Free Placement Companies Might Place Your MOM In A Substandard Facility


My Elder discusses the hidden agenda behind these so called “free” elder care referral agencies.


Two weeks ago, I called the largest nationwide Free Placement Company, to find out if they contract with a particular substandard facility in Bronx, NY. I was shocked to learn that they do.

You should be aware of another serious problem. Placement agencies who receive a fee from facilities will not be there to advocate for you if there is a problem. They will not bite the hand that feeds them. In some cases, the facility will build the fee that they pay free agencies into your costs for living there.

Free-Based Senior Placement Agencies fall into the catch-all category of long-term care referral services, are the cyberspace era’s quick fix solution for the growing number of Americans seeking non-nursing home institutional care for their aging parents, relatives, and significant others. Unfortunately, this purported expert assistance in navigating this bewildering world of assisted living is, at best, a hit-or-miss proposition.

Senior-placement companies, which rely on commission-only sales people, funnel the aged only to facilities that have agreed to pay thousands of dollars in finders’ fees. Also, most placement companies do not screen homes for past violations. As a result, many agencies have referred seniors to facilities with documented histories of substandard care, including fatal neglect.

Behind these free offers can lurk a hidden cost. Placement companies, which rely on commission-only sales people, funnel the aged only to facilities that have agreed to pay thousands of dollars in finders’ fees.

In 143 cases over the past three years, seniors were victimized after companies placed them in adult family homes, or other long-term- care facilities, that had a record of serious violations, a Times analysis of Department of Social and Health Services documents reveals. They did not identify placement companies by name.

Cases include residents with dementia locked in rooms to prevent wandering; mentally ill adults drugged to control behavior; and bed-bound seniors abandoned without assistance for up to 16 hours.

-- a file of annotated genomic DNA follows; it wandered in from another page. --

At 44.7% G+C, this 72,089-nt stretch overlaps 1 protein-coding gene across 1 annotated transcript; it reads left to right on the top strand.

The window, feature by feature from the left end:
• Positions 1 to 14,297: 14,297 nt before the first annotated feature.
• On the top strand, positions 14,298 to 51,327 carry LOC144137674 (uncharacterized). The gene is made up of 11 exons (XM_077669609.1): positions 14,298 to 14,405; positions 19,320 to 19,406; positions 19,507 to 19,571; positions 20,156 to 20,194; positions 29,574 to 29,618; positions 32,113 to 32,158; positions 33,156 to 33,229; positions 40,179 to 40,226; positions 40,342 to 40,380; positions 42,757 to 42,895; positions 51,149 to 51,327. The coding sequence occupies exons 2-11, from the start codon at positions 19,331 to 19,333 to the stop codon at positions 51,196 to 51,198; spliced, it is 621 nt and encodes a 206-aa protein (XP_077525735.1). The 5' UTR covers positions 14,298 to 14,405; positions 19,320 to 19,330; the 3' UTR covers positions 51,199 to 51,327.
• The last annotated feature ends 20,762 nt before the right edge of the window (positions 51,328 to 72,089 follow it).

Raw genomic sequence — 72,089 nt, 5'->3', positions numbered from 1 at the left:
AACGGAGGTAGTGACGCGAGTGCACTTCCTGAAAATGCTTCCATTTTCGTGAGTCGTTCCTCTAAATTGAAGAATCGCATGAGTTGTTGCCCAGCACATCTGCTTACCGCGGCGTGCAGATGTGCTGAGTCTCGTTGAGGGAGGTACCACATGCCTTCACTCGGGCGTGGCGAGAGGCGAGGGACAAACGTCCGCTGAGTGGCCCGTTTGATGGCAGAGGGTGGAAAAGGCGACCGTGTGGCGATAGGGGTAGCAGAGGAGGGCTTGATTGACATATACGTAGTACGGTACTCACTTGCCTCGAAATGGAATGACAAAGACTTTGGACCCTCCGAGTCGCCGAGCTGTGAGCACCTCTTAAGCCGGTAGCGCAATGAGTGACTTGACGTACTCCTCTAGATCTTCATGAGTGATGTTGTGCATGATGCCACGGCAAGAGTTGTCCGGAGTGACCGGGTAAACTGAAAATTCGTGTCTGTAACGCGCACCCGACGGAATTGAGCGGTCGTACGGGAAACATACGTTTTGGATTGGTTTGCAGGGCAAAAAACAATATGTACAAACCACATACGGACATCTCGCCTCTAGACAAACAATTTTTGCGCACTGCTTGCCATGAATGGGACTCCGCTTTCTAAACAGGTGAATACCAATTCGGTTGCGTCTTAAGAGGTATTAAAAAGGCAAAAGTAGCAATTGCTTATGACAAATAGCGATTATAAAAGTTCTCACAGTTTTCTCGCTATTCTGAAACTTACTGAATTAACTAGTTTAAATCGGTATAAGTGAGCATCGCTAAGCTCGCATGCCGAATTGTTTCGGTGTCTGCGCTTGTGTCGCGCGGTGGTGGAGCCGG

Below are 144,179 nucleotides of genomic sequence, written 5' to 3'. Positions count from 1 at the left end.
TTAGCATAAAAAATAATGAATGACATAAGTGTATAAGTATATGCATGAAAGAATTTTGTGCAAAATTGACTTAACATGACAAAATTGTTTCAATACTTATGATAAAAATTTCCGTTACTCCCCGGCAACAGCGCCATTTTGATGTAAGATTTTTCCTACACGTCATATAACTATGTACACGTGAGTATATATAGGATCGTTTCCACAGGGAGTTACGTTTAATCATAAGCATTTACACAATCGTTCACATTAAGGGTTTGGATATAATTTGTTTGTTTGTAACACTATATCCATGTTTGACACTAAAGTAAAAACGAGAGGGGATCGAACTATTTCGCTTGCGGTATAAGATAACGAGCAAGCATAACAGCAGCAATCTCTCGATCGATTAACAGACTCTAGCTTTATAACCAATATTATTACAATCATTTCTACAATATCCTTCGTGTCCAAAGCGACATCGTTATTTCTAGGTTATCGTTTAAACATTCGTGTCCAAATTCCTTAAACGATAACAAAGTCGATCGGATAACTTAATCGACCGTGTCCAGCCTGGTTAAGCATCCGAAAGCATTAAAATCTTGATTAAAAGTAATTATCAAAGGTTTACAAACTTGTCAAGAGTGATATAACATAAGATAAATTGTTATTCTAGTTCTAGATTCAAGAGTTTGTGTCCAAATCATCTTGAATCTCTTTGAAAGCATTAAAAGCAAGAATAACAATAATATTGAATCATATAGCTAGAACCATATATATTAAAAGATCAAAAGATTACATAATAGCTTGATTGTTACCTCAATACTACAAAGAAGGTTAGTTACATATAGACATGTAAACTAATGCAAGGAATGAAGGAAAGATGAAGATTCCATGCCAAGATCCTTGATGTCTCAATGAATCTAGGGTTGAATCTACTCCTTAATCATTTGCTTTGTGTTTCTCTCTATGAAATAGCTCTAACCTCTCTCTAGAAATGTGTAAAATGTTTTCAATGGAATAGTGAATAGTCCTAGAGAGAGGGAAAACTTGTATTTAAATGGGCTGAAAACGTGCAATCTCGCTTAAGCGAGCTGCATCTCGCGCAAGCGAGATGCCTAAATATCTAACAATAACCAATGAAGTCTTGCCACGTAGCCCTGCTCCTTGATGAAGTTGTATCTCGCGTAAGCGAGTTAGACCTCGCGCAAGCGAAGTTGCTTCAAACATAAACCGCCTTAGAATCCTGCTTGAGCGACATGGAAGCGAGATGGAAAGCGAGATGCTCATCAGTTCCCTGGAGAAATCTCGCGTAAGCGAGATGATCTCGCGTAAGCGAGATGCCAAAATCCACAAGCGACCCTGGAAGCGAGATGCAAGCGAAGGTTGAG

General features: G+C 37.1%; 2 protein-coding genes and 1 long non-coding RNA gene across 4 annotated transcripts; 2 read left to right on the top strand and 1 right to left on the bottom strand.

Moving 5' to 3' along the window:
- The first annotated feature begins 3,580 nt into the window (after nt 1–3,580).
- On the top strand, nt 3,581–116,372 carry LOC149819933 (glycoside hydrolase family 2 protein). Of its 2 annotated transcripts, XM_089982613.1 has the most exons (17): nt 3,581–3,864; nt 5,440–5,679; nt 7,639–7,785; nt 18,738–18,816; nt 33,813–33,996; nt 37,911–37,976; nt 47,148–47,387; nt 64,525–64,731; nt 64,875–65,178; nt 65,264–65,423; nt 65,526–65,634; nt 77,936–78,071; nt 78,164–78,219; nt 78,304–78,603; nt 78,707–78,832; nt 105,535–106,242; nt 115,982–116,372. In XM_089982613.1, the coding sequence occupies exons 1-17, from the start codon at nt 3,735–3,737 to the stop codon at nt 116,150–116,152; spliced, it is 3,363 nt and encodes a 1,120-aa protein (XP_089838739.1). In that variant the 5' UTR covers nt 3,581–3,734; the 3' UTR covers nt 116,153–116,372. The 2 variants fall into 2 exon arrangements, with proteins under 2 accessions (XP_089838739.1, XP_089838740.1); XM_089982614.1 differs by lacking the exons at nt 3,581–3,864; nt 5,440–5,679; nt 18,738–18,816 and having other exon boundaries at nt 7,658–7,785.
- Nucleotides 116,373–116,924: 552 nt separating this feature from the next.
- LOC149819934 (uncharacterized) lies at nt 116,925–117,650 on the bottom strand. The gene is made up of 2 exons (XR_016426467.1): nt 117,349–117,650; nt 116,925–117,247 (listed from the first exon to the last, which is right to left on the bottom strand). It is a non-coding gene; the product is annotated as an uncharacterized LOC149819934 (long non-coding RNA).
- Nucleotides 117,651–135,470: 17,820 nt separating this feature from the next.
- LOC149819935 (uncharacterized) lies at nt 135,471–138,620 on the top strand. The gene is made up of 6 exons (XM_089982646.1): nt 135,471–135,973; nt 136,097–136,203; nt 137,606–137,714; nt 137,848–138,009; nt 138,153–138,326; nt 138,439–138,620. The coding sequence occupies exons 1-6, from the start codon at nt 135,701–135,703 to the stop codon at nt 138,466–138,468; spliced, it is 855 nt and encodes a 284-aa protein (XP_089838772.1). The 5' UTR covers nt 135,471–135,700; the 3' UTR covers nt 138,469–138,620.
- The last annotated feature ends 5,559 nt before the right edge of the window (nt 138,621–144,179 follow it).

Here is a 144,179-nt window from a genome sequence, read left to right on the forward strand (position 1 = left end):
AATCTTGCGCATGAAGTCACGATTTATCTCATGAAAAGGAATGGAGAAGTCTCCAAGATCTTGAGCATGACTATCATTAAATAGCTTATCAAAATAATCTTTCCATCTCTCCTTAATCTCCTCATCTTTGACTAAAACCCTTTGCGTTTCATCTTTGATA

Because it is unlikely that the free placement agency’s employees will be a nurse or social worker — a professional who has ethical and regulatory strictures requiring the disclosure of third-party fees — they will be under no obligation to reveal this fee structure. Some placement services do in fact disclose in their Internet advertising how they earn their fees. However, a casual web search shows that many do not, preferring instead to use the word “free” as a lure.

There are senior placement agencies who have stellar records and serve as an important bridge between seniors who need care and the facilities with open beds. But the lure of making fast money has also attracted dozens of profiteers to this little-examined industry. They face no licensing, education or training requirements, and can quickly set up shop.

“It’s an unethical business model,” said C. Byron Cordes, president-elect of the National Association of Professional Geriatric Care Managers, who practices in San Antonio. “If there are five assisted living facilities in your town and A Place for Mom has contracts with three of them but the fourth is the best for your mother – you won’t hear about it.” “You think you’ve found an ally when you’ve really found a salesperson,” he added.

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The Federal Anti-Kickback Statute prohibits knowingly and willfully paying or receiving remuneration in exchange for patient referrals from which payment may be made by a federally funded healthcare program (e.g. Medicare, Medicaid, Tricare, etc.). The AKS has been amended several times, including an expansion of the term “remuneration” in 1977, and added a knowledge requirement in 1980, mandating that an AKS violation must be committed “knowingly and willfully.”